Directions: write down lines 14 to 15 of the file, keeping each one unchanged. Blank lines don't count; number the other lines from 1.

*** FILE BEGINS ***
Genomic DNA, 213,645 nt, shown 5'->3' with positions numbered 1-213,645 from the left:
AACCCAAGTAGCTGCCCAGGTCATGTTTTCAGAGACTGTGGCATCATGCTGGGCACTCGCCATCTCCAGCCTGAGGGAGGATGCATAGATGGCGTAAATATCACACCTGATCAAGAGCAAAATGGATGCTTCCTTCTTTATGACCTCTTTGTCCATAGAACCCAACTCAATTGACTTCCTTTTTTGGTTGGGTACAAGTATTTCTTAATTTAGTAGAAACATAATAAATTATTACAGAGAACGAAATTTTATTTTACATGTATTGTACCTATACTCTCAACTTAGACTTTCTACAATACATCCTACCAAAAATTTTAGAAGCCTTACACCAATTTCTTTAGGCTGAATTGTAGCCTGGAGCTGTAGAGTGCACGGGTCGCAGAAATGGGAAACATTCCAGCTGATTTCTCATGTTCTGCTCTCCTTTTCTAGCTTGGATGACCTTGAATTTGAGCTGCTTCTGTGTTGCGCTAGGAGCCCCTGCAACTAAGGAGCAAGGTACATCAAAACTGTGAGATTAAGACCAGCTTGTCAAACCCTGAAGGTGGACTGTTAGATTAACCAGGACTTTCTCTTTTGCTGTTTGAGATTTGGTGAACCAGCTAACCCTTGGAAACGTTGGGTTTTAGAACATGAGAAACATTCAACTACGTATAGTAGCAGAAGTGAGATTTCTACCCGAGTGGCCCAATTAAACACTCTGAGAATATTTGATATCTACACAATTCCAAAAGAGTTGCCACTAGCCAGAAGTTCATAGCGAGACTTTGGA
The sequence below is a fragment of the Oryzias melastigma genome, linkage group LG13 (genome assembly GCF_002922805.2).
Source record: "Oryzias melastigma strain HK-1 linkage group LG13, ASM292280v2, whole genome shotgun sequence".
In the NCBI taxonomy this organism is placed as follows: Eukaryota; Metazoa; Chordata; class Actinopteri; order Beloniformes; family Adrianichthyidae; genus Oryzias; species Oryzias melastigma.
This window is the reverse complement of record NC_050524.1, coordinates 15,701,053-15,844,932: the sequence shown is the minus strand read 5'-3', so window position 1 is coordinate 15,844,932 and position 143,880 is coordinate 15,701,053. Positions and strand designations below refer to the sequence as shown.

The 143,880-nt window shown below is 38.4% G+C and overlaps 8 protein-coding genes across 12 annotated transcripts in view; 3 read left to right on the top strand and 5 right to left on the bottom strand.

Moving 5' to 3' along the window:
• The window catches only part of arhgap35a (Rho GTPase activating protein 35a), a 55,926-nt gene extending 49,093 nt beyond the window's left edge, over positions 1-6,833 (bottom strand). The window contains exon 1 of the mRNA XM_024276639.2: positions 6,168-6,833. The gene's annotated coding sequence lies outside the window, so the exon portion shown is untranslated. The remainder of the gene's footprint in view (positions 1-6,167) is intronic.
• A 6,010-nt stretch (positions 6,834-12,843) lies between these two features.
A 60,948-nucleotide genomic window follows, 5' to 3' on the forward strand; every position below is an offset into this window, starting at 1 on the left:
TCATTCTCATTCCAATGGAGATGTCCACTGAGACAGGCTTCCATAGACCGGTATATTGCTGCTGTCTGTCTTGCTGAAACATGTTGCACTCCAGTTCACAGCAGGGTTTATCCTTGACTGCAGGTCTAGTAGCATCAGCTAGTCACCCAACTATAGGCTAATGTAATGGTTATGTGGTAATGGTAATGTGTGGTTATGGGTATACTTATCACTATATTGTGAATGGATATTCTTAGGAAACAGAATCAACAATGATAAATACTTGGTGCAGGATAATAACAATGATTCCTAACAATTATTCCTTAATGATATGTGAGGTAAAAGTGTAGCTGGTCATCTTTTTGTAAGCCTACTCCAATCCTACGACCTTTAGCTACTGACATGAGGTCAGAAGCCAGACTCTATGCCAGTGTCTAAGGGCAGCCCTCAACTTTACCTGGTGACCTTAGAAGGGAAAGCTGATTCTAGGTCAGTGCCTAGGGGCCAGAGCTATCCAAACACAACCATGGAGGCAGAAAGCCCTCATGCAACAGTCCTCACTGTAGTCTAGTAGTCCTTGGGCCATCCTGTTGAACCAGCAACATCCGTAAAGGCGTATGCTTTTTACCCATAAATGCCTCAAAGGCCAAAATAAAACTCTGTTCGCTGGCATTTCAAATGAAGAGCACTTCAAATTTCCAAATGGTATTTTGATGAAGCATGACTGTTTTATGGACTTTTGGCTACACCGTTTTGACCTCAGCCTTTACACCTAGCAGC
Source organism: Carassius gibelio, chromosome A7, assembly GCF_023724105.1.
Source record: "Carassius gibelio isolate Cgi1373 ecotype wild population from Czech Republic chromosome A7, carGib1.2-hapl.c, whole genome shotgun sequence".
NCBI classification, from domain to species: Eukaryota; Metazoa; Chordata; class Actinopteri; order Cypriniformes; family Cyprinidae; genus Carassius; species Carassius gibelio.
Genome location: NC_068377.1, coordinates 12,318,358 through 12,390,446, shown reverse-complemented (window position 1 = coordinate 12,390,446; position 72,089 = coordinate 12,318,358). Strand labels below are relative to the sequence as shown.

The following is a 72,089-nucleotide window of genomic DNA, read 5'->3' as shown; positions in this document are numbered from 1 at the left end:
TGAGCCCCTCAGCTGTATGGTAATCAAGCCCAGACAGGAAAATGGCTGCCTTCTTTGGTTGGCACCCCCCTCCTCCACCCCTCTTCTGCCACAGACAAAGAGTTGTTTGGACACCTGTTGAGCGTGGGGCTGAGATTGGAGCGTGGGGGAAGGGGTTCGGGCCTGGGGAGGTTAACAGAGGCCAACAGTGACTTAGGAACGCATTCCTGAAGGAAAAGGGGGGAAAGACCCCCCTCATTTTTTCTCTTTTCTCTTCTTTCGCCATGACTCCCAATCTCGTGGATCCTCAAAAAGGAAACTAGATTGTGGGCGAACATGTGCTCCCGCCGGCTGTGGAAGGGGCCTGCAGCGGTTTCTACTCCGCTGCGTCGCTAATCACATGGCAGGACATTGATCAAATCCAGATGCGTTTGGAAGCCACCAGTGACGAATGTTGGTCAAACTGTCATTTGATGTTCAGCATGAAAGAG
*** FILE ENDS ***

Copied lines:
Source record: "Carassius gibelio isolate Cgi1373 ecotype wild population from Czech Republic chromosome A7, carGib1.2-hapl.c, whole genome shotgun sequence".
NCBI classification, from domain to species: Eukaryota; Metazoa; Chordata; class Actinopteri; order Cypriniformes; family Cyprinidae; genus Carassius; species Carassius gibelio.